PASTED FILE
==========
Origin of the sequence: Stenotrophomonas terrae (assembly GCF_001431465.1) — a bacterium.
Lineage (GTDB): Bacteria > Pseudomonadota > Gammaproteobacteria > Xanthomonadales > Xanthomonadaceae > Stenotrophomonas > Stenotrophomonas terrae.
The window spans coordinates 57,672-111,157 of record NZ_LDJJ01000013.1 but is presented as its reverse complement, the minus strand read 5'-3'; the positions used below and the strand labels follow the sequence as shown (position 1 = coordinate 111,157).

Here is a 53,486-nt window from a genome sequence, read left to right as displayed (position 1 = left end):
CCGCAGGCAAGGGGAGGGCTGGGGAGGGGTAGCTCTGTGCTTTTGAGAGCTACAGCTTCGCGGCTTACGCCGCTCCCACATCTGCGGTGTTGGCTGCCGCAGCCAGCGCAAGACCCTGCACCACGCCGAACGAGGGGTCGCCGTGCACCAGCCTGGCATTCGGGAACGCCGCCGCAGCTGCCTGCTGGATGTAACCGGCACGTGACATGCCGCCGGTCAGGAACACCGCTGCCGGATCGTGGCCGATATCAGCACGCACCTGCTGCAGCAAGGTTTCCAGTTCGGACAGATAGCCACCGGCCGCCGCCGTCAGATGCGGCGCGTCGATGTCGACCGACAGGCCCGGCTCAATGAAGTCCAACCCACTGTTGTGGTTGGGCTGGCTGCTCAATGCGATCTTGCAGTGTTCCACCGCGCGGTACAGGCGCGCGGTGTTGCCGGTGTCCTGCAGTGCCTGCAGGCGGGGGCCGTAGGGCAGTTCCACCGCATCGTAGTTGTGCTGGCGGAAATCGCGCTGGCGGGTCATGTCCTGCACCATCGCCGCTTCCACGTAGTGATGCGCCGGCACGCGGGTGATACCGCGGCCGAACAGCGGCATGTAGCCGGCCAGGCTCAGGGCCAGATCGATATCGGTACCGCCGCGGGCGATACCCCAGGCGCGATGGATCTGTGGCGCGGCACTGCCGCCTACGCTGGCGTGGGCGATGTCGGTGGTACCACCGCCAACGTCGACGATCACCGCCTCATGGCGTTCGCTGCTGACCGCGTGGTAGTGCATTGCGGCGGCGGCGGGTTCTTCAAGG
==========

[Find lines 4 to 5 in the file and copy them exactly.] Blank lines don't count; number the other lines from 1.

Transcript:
Here is a 53,486-nt window from a genome sequence, read left to right as displayed (position 1 = left end):
CCGCAGGCAAGGGGAGGGCTGGGGAGGGGTAGCTCTGTGCTTTTGAGAGCTACAGCTTCGCGGCTTACGCCGCTCCCACATCTGCGGTGTTGGCTGCCGCAGCCAGCGCAAGACCCTGCACCACGCCGAACGAGGGGTCGCCGTGCACCAGCCTGGCATTCGGGAACGCCGCCGCAGCTGCCTGCTGGATGTAACCGGCACGTGACATGCCGCCGGTCAGGAACACCGCTGCCGGATCGTGGCCGATATCAGCACGCACCTGCTGCAGCAAGGTTTCCAGTTCGGACAGATAGCCACCGGCCGCCGCCGTCAGATGCGGCGCGTCGATGTCGACCGACAGGCCCGGCTCAATGAAGTCCAACCCACTGTTGTGGTTGGGCTGGCTGCTCAATGCGATCTTGCAGTGTTCCACCGCGCGGTACAGGCGCGCGGTGTTGCCGGTGTCCTGCAGTGCCTGCAGGCGGGGGCCGTAGGGCAGTTCCACCGCATCGTAGTTGTGCTGGCGGAAATCGCGCTGGCGGGTCATGTCCTGCACCATCGCCGCTTCCACGTAGTGATGCGCCGGCACGCGGGTGATACCGCGGCCGAACAGCGGCATGTAGCCGGCCAGGCTCAGGGCCAGATCGATATCGGTACCGCCGCGGGCGATACCCCAGGCGCGATGGATCTGTGGCGCGGCACTGCCGCCTACGCTGGCGTGGGCGATGTCGGTGGTACCACCGCCAACGTCGACGATCACCGCCTCATGGCGTTCGCTGCTGACCGCGTGGTAGTGCATTGCGGCGGCGGCGGGTTCTTCAAGG